Chinese Investment Risk in the ArcticOn February 14, 2023 by Sriya Pradhan
China’s investment in companies and real estate in the High North may be related to the
Communist country’s espionage and influence operations targeted the Arctic, according to Norway’s internal intelligence service.
NATO member state with a border with Russia, which reflects growing Nordic fear about
Chinese dominance. Last year, Sanna Marin, the prime minister of Finland, issued a
caution on Europe’s technological reliance on China, and Danish intelligence services have
noted China’s expanding Arctic operations.
In the High North, China “will strive to acquire or develop enterprises on strategically
positioned lands. The national intelligence and security service of Norway stated in its
annual risk assessment, which was released on Monday.
While “not necessarily illegal,” such activities may aim for the same objectives as illegal
ones, like acquiring access to critical technology, it was stated.
Ever since the military invasion of Ukraine in February of the last year, meetings of the Arctic
Council, an eight-nation intergovernmental organization that includes the US and its current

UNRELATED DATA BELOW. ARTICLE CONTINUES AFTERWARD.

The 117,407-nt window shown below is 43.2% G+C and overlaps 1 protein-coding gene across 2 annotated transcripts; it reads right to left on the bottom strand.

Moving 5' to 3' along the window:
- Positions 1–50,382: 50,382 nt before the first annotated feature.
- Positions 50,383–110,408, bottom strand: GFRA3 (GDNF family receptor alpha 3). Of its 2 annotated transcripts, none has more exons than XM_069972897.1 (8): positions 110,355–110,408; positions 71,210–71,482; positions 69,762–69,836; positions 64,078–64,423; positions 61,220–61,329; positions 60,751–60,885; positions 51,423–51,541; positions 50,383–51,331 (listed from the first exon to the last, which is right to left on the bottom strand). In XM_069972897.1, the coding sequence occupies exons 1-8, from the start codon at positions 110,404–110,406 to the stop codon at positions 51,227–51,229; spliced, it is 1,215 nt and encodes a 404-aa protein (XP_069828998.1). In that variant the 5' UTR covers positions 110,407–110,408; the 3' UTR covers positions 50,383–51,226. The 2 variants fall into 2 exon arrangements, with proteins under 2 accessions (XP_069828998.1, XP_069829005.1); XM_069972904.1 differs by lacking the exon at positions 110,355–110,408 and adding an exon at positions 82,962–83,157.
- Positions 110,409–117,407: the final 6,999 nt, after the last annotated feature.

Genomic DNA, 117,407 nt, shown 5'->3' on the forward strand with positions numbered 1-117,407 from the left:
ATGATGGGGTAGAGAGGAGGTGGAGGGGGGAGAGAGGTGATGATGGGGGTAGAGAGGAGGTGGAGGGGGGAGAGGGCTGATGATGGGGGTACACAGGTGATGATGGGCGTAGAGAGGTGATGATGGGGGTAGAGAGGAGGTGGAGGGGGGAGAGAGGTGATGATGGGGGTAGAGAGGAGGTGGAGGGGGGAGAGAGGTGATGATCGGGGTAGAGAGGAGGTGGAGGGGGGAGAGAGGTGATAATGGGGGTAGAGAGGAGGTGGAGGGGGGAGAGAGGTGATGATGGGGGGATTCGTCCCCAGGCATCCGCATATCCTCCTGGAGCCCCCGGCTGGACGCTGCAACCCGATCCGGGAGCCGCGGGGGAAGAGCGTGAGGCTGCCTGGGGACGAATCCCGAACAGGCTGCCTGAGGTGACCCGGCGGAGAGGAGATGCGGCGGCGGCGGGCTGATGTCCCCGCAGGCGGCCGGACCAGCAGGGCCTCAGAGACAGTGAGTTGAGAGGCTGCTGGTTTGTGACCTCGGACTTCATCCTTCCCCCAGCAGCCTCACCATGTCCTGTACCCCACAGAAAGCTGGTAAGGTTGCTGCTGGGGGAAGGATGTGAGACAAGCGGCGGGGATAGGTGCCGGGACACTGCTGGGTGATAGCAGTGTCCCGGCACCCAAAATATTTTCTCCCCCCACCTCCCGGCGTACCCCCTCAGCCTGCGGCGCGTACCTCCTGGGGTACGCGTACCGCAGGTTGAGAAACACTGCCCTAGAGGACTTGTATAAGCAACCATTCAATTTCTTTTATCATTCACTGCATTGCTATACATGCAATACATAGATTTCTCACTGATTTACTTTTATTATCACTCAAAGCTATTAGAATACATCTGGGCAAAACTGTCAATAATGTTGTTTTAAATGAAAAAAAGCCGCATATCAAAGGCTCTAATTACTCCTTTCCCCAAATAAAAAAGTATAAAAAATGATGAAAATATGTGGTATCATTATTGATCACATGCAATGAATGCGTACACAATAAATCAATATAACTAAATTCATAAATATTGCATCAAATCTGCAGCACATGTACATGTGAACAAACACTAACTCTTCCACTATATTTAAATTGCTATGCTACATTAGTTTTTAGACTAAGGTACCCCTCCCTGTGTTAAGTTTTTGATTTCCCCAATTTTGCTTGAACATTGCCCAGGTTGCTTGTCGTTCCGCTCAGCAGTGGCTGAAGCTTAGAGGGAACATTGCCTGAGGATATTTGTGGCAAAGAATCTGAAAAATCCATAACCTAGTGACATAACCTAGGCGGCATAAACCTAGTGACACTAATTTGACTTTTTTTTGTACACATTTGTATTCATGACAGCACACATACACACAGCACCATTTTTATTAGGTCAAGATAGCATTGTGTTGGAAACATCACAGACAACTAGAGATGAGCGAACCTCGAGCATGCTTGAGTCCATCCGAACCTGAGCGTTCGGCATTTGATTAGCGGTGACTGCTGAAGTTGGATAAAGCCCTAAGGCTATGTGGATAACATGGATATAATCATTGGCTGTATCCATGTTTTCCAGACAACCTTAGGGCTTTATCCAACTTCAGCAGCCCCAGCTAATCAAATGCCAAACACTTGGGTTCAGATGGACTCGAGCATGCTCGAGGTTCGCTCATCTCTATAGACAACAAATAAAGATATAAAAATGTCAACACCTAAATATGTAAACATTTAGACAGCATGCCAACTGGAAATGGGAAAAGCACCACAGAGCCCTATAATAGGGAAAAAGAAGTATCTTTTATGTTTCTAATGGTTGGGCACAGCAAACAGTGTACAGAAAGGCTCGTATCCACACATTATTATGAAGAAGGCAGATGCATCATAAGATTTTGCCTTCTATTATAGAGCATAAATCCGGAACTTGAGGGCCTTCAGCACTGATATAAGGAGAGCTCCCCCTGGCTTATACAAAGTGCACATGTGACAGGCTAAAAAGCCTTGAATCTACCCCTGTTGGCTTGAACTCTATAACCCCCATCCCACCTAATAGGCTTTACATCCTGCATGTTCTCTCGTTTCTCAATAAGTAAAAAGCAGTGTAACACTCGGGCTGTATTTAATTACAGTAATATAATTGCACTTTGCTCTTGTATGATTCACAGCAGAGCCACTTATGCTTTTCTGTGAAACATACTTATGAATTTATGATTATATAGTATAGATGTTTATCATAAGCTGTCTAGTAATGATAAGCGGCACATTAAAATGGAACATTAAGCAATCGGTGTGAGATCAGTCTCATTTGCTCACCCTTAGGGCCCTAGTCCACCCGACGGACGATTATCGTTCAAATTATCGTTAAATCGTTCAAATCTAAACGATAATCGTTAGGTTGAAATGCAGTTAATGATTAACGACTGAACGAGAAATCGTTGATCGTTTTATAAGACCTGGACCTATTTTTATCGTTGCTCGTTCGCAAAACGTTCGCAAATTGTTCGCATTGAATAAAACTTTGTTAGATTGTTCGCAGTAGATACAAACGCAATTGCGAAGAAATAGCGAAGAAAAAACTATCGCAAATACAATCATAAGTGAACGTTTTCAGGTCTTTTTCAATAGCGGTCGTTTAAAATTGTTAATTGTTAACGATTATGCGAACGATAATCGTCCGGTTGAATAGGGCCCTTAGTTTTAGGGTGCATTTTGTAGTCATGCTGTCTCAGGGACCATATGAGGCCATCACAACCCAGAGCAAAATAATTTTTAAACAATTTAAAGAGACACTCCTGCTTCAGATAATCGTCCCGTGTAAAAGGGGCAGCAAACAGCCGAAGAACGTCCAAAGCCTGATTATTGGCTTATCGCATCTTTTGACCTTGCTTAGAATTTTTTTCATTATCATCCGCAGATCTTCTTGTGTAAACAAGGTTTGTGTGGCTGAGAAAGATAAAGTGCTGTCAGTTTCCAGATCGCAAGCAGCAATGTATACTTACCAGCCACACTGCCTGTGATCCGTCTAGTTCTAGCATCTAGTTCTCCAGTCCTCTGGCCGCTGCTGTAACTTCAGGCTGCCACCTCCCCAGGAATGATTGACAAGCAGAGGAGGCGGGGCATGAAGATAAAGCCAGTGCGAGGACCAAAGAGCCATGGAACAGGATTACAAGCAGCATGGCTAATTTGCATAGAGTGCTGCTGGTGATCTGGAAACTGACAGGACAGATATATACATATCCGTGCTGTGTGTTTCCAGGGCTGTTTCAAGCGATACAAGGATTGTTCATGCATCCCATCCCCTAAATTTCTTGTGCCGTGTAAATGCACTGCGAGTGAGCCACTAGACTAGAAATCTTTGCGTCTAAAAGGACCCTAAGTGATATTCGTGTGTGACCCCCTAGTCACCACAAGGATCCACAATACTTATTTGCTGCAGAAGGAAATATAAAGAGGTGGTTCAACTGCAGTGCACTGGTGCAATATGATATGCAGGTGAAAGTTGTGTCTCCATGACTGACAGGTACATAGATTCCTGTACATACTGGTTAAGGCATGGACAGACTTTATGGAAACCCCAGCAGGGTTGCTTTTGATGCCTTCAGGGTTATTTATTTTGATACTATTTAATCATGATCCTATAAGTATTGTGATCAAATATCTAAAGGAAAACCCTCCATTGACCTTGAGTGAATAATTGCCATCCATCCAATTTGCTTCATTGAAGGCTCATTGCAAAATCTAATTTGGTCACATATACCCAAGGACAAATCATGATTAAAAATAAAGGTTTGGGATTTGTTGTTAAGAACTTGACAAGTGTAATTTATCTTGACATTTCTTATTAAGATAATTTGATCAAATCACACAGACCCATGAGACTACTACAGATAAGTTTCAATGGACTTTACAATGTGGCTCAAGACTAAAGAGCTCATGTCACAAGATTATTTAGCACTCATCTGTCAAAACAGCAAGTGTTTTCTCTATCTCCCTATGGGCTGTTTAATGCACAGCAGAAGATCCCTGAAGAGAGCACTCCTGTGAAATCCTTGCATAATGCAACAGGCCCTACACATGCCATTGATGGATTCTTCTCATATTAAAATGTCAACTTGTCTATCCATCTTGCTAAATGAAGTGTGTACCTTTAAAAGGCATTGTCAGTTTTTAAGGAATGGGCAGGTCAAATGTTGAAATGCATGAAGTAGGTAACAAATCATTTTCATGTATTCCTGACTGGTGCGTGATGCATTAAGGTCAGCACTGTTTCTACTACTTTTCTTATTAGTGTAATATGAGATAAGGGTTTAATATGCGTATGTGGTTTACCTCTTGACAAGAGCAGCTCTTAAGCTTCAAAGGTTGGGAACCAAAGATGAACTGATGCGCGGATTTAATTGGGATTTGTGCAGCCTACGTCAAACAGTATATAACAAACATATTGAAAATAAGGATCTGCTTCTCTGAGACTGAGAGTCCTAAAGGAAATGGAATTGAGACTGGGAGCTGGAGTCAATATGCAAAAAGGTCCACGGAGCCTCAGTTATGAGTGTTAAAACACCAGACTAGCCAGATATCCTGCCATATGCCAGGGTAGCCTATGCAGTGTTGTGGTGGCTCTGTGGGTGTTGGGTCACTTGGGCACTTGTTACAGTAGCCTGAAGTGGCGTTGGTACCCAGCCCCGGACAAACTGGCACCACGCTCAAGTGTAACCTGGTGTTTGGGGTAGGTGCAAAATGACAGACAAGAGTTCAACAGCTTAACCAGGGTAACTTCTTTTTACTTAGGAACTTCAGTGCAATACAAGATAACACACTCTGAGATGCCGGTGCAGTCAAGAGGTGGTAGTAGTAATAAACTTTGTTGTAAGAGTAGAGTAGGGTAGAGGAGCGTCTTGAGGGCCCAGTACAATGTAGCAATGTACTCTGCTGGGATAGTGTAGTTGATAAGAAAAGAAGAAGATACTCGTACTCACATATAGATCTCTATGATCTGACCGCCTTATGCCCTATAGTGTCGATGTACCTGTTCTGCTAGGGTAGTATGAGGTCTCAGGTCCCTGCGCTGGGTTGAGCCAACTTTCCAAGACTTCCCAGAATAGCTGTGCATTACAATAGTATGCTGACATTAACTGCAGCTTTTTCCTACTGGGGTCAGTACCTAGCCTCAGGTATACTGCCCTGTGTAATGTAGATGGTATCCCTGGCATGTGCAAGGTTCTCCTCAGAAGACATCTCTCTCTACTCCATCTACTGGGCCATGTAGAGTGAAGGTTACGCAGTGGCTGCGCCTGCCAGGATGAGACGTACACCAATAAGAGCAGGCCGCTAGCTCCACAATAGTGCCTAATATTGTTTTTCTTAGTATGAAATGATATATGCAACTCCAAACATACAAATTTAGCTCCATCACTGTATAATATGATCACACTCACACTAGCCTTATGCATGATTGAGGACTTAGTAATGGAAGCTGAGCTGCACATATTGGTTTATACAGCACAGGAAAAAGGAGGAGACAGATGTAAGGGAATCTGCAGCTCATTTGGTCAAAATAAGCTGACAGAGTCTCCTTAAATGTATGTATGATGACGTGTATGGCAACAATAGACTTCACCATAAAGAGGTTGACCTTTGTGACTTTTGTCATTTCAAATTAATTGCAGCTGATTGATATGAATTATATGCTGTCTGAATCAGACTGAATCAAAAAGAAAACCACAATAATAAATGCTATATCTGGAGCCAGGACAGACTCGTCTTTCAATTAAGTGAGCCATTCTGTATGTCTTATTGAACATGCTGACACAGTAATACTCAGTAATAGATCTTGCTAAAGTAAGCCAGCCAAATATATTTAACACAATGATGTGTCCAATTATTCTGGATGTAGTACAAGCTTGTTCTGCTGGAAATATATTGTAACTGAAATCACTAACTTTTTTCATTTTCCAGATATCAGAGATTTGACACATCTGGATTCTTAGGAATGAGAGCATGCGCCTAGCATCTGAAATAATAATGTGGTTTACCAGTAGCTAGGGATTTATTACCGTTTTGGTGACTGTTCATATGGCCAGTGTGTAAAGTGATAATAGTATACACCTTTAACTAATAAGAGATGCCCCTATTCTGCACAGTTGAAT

chair Russia, has been put on hold. China, which is a member of the council with the status
of an observer, views the Arctic as a path to Europe.
In the year 2018, China published its Artic policy for the first time. China has increased
its focus from scientific research to economic activities. It is considered China’s strategy to
increase foreign policy which is called the ‘Belt and Road Initiative which aims at linking
China and Europe via the Arctic Ocean. China is calling it an Artic state who is still a non- Artic
state but just a stakeholder.
China has done foreign direct investments i.e., FDI and foreign portfolio investments i.e., FPI.
China’s first motive towards the Artic was only science-based. Its main focus was on research
but now everything has changed it is considering itself a silk route to Europe for its economic
The perception that China’s participation in the Arctic is growing and concerning is fueled by
a number of its particularly contentious investment endeavors, including Greenland
airport project and the land purchase proposal in Iceland. A growing number of analysts,
politicians and journalists have expressed concern about China’s real goals in the Arctic
behind its investment efforts.
In 2019, Mike Pompeo, who was then the US secretary of state, fiercely questioned China’s
true goals in the Arctic and forewarned of the potential debt trap and other risks brought on
by China’s investments in the region, including corruption, economic damage, and
There is no doubt that attracting ethical foreign investment can accelerate the economic and
societal development of the Arctic, but for the Arctic states and local communities,
evaluating investment proposals from Chinese private enterprises presents a significant
challenge due to the lack of transparency surrounding investment information and
the ambiguity surrounding the relationship between the Chinese government and Chinese private enterprises in China.
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